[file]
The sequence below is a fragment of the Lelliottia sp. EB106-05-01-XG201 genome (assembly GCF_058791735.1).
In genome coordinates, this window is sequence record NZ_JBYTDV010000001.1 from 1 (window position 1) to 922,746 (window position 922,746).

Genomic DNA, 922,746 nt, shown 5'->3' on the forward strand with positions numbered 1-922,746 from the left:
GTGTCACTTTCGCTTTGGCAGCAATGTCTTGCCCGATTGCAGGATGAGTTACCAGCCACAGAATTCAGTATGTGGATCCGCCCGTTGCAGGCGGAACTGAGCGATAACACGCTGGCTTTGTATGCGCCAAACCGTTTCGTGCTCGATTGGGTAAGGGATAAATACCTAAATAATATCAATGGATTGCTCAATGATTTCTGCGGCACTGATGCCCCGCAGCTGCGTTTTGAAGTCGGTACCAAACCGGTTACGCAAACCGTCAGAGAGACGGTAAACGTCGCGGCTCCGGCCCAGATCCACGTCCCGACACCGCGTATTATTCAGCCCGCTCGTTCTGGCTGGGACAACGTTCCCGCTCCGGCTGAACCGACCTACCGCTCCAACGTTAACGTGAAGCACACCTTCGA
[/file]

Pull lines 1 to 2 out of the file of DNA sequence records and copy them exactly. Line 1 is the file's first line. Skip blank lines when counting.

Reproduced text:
The sequence below is a fragment of the Lelliottia sp. EB106-05-01-XG201 genome (assembly GCF_058791735.1).
In genome coordinates, this window is sequence record NZ_JBYTDV010000001.1 from 1 (window position 1) to 922,746 (window position 922,746).